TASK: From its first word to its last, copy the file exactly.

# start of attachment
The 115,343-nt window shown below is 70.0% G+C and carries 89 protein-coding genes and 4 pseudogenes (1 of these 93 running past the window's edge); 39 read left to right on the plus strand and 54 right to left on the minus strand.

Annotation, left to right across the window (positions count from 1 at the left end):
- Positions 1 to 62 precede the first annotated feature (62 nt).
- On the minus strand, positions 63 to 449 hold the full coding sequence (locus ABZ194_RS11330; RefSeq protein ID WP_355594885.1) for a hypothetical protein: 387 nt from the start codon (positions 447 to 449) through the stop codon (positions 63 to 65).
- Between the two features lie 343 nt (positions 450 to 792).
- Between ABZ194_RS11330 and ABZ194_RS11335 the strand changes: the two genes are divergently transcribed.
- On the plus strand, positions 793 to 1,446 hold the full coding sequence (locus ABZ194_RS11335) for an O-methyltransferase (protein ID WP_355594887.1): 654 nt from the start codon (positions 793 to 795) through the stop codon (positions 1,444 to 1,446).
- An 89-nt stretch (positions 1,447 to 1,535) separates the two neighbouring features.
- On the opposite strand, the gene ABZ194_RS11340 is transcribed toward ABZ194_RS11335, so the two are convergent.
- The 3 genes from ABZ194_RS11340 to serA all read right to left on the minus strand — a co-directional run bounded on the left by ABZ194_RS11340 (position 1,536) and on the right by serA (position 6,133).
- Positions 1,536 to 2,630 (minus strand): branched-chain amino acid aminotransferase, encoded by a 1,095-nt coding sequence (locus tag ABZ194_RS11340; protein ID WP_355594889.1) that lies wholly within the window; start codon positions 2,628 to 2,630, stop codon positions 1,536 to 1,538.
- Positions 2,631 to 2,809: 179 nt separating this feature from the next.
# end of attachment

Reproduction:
The 115,343-nt window shown below is 70.0% G+C and carries 89 protein-coding genes and 4 pseudogenes (1 of these 93 running past the window's edge); 39 read left to right on the plus strand and 54 right to left on the minus strand.

Annotation, left to right across the window (positions count from 1 at the left end):
- Positions 1 to 62 precede the first annotated feature (62 nt).
- On the minus strand, positions 63 to 449 hold the full coding sequence (locus ABZ194_RS11330; RefSeq protein ID WP_355594885.1) for a hypothetical protein: 387 nt from the start codon (positions 447 to 449) through the stop codon (positions 63 to 65).
- Between the two features lie 343 nt (positions 450 to 792).
- Between ABZ194_RS11330 and ABZ194_RS11335 the strand changes: the two genes are divergently transcribed.
- On the plus strand, positions 793 to 1,446 hold the full coding sequence (locus ABZ194_RS11335) for an O-methyltransferase (protein ID WP_355594887.1): 654 nt from the start codon (positions 793 to 795) through the stop codon (positions 1,444 to 1,446).
- An 89-nt stretch (positions 1,447 to 1,535) separates the two neighbouring features.
- On the opposite strand, the gene ABZ194_RS11340 is transcribed toward ABZ194_RS11335, so the two are convergent.
- The 3 genes from ABZ194_RS11340 to serA all read right to left on the minus strand — a co-directional run bounded on the left by ABZ194_RS11340 (position 1,536) and on the right by serA (position 6,133).
- Positions 1,536 to 2,630 (minus strand): branched-chain amino acid aminotransferase, encoded by a 1,095-nt coding sequence (locus tag ABZ194_RS11340; protein ID WP_355594889.1) that lies wholly within the window; start codon positions 2,628 to 2,630, stop codon positions 1,536 to 1,538.
- Positions 2,631 to 2,809: 179 nt separating this feature from the next.